Friday 25 January 2013

Are we nearly there yet?

Himself had his seventy-first birthday this week so we took the Red Funnel ferry across to the Isle of Wight to celebrate. In his childhood he had spent happy summer holidays in a flat above a boathouse on the beach of Seagrove Bay. A trip down memory lane was on the cards! I had never been to the island but I'd heard about his holidays; the flat with its big bay window facing the sea, the hours spent exploring the rock pools or pootling about in a rowing boat.
In this cold, inhospitable month we took the precaution of booking a hotel that had a pool, a sauna, steam room and hot tub, and we made good use of them all!
The weather was unkind. Where looks more desolate than the English seaside in winter?

On the plus side we had no problem parking and the single track road winding down the hill, past the pretty houses of Bonchurch, was easy to negotiate. In summer it must be well nigh impossible.

It took a bit of searching to find our way to Seagrove Bay, Himself was unable to recognize anywhere. Eventually we arrived, but just a little too late. Oh, dear! Scaffolding and a pile of stones stood on the site of the fabled boathouse.

We drove on to Ventnor and consoled ourselves with a good cup of coffee and lunch. From our comfy window seat we had the pleasure of watching nothing at all happen on the seafront promenade.

Unfortunately Osborne House, Queen Victoria's home in East Cowes, was closed for the winter, but all about the island there are delightful examples of  Victorian architectural styles.

The sites of many old houses appear to have been taken over by much larger, modern, multi-occupation dwellings.
Slap bang next to a charming little seashore delight on Seagrove Bay
a huge modern monster has been built.
We wonder what is going to rise from the rubble of the old boathouse that had held so many happy memories.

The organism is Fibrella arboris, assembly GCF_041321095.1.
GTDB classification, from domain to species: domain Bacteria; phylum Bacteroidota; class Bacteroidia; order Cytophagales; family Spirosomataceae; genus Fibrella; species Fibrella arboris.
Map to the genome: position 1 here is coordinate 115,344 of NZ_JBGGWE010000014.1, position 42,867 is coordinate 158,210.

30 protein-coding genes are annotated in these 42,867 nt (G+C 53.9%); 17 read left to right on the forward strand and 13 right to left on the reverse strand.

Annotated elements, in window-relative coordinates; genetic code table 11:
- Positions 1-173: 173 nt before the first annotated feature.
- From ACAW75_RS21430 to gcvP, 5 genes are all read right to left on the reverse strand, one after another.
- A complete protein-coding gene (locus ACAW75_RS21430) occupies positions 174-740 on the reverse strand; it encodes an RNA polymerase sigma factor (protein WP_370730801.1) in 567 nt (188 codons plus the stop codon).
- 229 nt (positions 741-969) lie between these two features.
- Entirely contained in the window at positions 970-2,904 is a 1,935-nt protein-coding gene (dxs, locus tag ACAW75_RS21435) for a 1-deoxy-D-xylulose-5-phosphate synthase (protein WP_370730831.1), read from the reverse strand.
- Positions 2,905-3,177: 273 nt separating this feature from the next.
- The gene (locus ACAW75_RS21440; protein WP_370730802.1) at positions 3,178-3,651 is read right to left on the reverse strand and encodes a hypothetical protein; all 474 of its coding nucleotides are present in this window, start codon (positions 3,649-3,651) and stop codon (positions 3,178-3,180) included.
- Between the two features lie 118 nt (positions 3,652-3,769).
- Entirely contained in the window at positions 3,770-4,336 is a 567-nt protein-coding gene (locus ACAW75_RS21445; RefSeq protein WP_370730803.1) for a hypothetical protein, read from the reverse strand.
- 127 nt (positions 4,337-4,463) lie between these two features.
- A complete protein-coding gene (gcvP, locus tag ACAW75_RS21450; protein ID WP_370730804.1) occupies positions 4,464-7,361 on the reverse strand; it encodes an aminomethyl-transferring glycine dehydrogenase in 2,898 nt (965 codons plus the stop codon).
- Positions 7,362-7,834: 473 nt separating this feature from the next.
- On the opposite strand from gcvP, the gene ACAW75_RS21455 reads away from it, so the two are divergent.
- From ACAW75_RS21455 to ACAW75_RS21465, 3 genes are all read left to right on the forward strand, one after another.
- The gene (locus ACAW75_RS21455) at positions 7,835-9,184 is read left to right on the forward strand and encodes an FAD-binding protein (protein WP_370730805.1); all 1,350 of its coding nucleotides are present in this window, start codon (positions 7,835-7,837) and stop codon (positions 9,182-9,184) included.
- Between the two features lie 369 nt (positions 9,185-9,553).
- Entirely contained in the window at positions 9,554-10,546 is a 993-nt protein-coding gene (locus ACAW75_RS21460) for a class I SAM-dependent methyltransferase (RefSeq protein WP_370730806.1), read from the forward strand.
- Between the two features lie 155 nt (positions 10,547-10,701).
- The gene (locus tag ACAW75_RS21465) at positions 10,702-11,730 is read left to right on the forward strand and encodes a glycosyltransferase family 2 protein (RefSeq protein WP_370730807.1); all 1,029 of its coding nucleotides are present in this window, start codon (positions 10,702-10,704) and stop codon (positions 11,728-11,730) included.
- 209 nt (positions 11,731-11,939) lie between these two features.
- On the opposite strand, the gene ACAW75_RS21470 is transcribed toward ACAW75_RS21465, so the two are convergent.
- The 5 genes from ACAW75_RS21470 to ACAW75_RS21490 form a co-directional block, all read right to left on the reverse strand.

In Ryde I spotted this collapsable tray table. Everything in the shop had a nautical theme.
And when we crossed the estuary on the chain ferry to Cowes
it was still all about boats.

When we got back to the mainland the sun  was shining on a dusting of snow
and it was an easy journey home.

Monday 21 January 2013


There has been a thaw today, which made our morning walk through the woods exciting, which of us would be clobbered with a load of snow falling from the fir trees!

I've knocked the caps of snow off most of the shrubs and bushes in the garden to avoid broken branches.
Some vegetables are much easier than others to harvest in this weather.
Sprouts are supposed to taste better for a bit of a frosting, but the parsnips are in hiding and are off the menu for now!
It always surprises me how tough (and perverse) some flowers can be.Why is a rose trying to bloom in January?

More snow is forecast for tomorrow.

Friday 18 January 2013

What a difference

What a difference a day makes, as the song goes! We woke to snow this morning, the light,drifting stuff that climbs up the window frames, coats the bushes and transforms the garden.
The sky remained leaden, threatening more snow to come.
We live in a small hamlet, most of us surrounded by a decent sized garden. We can be as sociable or unsociable as we please, barely seeing a neighbour for weeks and then, if there is a special occasion, all of us just about fitting into one large room.
The council doesn't clear the road that runs through our hamlet but they have supplied us with gritting salt for bad weather, which is kept across the road at the stables. They also gave the village a couple of fluorescent jackets printed on the back with 'snow warden' for the village snow team, of which Himself is one! Yesterday he was called out on salting work.
It didn't do much good, only one four x four has made it up the hill today!
So we went for a walk.

It was magical.